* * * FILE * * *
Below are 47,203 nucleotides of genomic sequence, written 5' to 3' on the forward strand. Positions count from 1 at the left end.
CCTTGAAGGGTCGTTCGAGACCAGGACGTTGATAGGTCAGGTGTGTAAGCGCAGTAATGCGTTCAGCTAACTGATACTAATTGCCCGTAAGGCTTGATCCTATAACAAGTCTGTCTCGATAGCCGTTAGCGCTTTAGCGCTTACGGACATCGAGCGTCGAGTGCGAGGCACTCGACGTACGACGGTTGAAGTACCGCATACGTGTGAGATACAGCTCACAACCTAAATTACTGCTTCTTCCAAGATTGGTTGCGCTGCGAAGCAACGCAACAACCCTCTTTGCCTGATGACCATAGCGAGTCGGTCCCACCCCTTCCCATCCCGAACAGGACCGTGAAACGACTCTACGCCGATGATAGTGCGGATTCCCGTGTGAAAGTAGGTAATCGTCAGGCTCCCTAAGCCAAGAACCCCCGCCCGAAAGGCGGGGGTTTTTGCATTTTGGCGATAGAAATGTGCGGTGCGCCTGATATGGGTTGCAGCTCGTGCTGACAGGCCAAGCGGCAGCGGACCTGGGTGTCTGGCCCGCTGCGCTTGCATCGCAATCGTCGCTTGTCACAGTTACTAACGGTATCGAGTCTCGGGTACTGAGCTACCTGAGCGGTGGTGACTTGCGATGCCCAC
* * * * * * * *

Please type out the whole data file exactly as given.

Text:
Below are 47,203 nucleotides of genomic sequence, written 5' to 3' on the forward strand. Positions count from 1 at the left end.
CCTTGAAGGGTCGTTCGAGACCAGGACGTTGATAGGTCAGGTGTGTAAGCGCAGTAATGCGTTCAGCTAACTGATACTAATTGCCCGTAAGGCTTGATCCTATAACAAGTCTGTCTCGATAGCCGTTAGCGCTTTAGCGCTTACGGACATCGAGCGTCGAGTGCGAGGCACTCGACGTACGACGGTTGAAGTACCGCATACGTGTGAGATACAGCTCACAACCTAAATTACTGCTTCTTCCAAGATTGGTTGCGCTGCGAAGCAACGCAACAACCCTCTTTGCCTGATGACCATAGCGAGTCGGTCCCACCCCTTCCCATCCCGAACAGGACCGTGAAACGACTCTACGCCGATGATAGTGCGGATTCCCGTGTGAAAGTAGGTAATCGTCAGGCTCCCTAAGCCAAGAACCCCCGCCCGAAAGGCGGGGGTTTTTGCATTTTGGCGATAGAAATGTGCGGTGCGCCTGATATGGGTTGCAGCTCGTGCTGACAGGCCAAGCGGCAGCGGACCTGGGTGTCTGGCCCGCTGCGCTTGCATCGCAATCGTCGCTTGTCACAGTTACTAACGGTATCGAGTCTCGGGTACTGAGCTACCTGAGCGGTGGTGACTTGCGATGCCCAC